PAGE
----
GE Gets Contract to Upgrade US Navy Ship
In efforts to extend ship life, increase capability and assure critical operations, the U.S. Navy is refitting its USS Mount Whitney Blue Ridge class command ship. GE’s Power Conversion business has signed a contract worth US$14 million if all options are exercised with Military Sealift Command (MSC) for this three-year, large electrical refit project, which will be one of the largest MSC has ever completed of this type as well as GE Power Conversion’s largest electrical refit project for the U.S. Navy.
This project builds on Power Conversion’s recent success with providing equipment for other U.S. Navy ships, including the USS Tripoli (LHA-7), the LHD-8 and the LHA-6.
MSC operates approximately 110 noncombatant, civilian-crewed ships that replenish U.S. Navy ships, conduct specialized missions, strategically preposition combat cargo at sea around the world and move military cargo and supplies used by deployed U.S. forces and coalition partners. Under the terms of the contract, the USS Mt. Whitney, Sixth Fleet command and control flagship will be refitted with an advanced electrical system from GE’s Power Conversion business. The project refit includes nine switchboards, including GE switchgear, breakers and control units; three diesel generators; two 550 kVA uninterruptible power supplies with batteries; and a power management system including consoles, a human-machine interface and all necessary software. Most of the circuit breakers, switchgear, control modules and protective devices for the switchboard equipment will be supplied by GE’s Industrial Solutions business.
“As a command and control flagship, the USS Mount Whitney has some of the most sophisticated communications and sensor equipment in the world, providing naval leaders with the information they need to direct operational strategy, essentially providing the eyes and ears to the U.S. Navy,” said Mike Archibald, global services leader, GE’s Power Conversion business. “Through this project, the U.S. Navy will be able to extend the life of its USS Mount Whitney platform instead of building a new ship to replace it, saving money and increasing efficiency through the replacement of outdated equipment with GE’s latest technology.”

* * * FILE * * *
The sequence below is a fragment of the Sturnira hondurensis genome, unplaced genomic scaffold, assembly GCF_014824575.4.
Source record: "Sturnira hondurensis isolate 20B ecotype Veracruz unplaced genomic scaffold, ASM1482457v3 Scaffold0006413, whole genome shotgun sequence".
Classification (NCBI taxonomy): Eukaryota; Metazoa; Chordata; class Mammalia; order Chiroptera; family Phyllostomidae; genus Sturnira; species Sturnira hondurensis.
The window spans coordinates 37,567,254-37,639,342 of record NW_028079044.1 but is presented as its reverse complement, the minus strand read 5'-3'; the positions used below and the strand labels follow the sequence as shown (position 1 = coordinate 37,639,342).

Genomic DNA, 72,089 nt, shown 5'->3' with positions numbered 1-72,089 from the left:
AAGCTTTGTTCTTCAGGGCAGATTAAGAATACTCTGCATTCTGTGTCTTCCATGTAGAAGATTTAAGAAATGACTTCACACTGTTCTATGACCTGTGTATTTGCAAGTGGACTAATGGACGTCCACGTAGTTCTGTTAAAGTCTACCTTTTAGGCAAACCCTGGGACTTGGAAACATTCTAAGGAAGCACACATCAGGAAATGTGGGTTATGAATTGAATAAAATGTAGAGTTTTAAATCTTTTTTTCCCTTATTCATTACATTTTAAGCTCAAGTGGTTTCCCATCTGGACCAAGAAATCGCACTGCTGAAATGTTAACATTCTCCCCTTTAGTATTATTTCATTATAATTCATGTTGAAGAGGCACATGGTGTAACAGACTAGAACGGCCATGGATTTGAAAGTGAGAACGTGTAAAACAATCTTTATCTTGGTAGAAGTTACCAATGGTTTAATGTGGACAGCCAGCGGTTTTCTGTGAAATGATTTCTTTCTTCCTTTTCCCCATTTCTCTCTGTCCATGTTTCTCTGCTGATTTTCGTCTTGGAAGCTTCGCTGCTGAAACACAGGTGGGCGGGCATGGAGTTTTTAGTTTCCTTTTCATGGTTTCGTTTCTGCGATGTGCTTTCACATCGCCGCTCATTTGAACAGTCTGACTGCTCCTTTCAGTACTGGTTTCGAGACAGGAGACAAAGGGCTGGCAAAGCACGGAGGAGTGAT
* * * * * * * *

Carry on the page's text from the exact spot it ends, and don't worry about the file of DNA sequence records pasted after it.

GE is working with Life Cycle Engineering (LCE) a contractor specializing in naval architecture and construction based in Charleston, S.C. LCE will help to prepare shipyard package to remove, replace and reshape bulkheads to accommodate the new upgraded electrical equipment. LCE provides consulting, engineering, applied technology and education solutions for private industry, the Department of Defense and other government organization.
The USS Mount Whitney
According to the U.S. Navy, the USS Mount Whitney (LCC/JCC 20) was commissioned in 1971 and is homeported in Gaeta, Italy. It can receive, process and transmit data from any water-navigable point on earth through select communications paths. This technology enables the Joint Intelligence Center and Joint Operations Center to gather and fuse critical information while on the move. As the most sophisticated Command, Control, Communications, Computer and Intelligence (C4I) ship ever commissioned, the Mount Whitney incorporates various elements of the most advanced C4I equipment and gives the embarked Joint Task Force Commander the capability to effectively command widely dispersed air, ground and maritime units in an integrated fashion.
Naval Today Staff, April 18, 2013; Image: GE